Company of the Week – Microsoft (MSFT)

This week I thought I’d use a little bit different approach to the company of the week.  Specifically, I wanted to bring Warren Buffett’s approach and strategy into play a little more.  So, using Robert Hagstrom’s The Warren Buffett Way, I have a list of Business and Management Tenets to consider with the company.  Hagstrom also mentions Financial and Value Tenets, but these are in essence the same as Benjamin Graham’s teachings.

Business & Management Review

1.  Is the business simple and understandable?

I believe this is a question that is dependent upon each investor’s understanding of the business.  For Warren Buffett, Microsoft probably would not pass this test, as it is a technology company and he has traditionally stayed away from technology for this very reason.  However, I feel that I understand Microsoft’s business plan, strategy, and believe it to be simple enough to be worthy of my further research.

2.  Does the business have a consistent operating history?

Microsoft has now been in business for 30 years, and has been an industry leader for over 15.  The company has not changed its approach significantly over time, but has gradually adopted new strategies and opportunities.  Overall, I believe the company has had a very consistent operating history.

3.  Does the business have favorable long-term prospects?

Long-term, I believe Microsoft will continue to be an industry leader.  Though competition is growing from other operating systems for computer servers, it is hard to imagine a world where the majority of computers do not run a version of Microsoft Windows.  The company is also pursuing other endeavors, in attempts to compete with Apple Computers (AAPL) and Google Inc (GOOG).

4.  Is management rational?

Recently, Chairman and Chief Software Architect Bill Gates announced that he will be stepping down and taking a reduced role with the company.  Current Chief Executive Officer Steve Ballmer will be increasing his control over the management of the company.  While on the surface this appears to be a change that could cause uncertainty over the future of the management of Microsoft, I believe that the approach the company is using to ease the transition will be beneficial long-term.  It is apparent that the company has been rationally preparing for this change of leadership for some time now, and Steve Ballmer’s history with the company and friendship with Bill Gates will lead to a smooth change.  You can read more about this transition in this Wall Street Journal article:  http://online.wsj.com/article/SB115405072580419987.html.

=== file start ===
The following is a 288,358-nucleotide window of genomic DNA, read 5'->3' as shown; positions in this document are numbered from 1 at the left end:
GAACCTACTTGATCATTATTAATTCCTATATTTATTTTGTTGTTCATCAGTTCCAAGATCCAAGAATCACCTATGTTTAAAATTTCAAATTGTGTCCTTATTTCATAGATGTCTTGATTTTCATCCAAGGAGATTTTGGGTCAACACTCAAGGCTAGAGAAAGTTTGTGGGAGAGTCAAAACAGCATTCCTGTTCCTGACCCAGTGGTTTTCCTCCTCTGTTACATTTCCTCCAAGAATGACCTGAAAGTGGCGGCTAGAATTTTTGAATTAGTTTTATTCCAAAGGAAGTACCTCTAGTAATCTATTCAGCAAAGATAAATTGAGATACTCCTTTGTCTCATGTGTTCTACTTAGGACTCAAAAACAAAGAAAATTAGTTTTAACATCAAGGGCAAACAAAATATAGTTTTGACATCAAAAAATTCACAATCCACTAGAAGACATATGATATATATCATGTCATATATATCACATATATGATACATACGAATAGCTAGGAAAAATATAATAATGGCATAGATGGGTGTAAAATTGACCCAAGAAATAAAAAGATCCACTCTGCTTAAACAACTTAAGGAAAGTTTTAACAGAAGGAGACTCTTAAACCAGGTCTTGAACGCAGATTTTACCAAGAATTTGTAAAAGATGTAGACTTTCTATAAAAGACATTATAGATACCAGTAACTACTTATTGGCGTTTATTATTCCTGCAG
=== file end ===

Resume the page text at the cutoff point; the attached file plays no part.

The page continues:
5.  Is management candid with its shareholders?

Microsoft has a very extensive Investor Relations page, located at http://www.microsoft.com/msft/default.mspx.

6.  Does management resist the institutional imperative?

I believe that the company does resist the institutional imperative.  Essentially, Buffett describes this phenomenon as when a company’s management tends to mimic the behaviors of other managers.  Microsoft in the past has tended to create its own approach to different situations, and clearly does not resist change – as evidenced by their recent announcement to enter the MP3 market to compete with Apple’s iPod.

Financial and Value Review

Microsoft has had a good financial history.  The company has had a positive net income for over 10 years, has a good current ratio, has increased EPS from 10 years ago by over 1/3, and currently pays a dividend.  Microsoft may be a suitable company for enterprising intelligent investors, but not defensive investors. 

Upon my review of the company, I have found that the company seems to be significantly undervalued, and believe there is strong potential for the company to reach $37/share within the next few years.

Jon currently holds a position in Microsoft (MSFT).  Also, please read our disclaimer.


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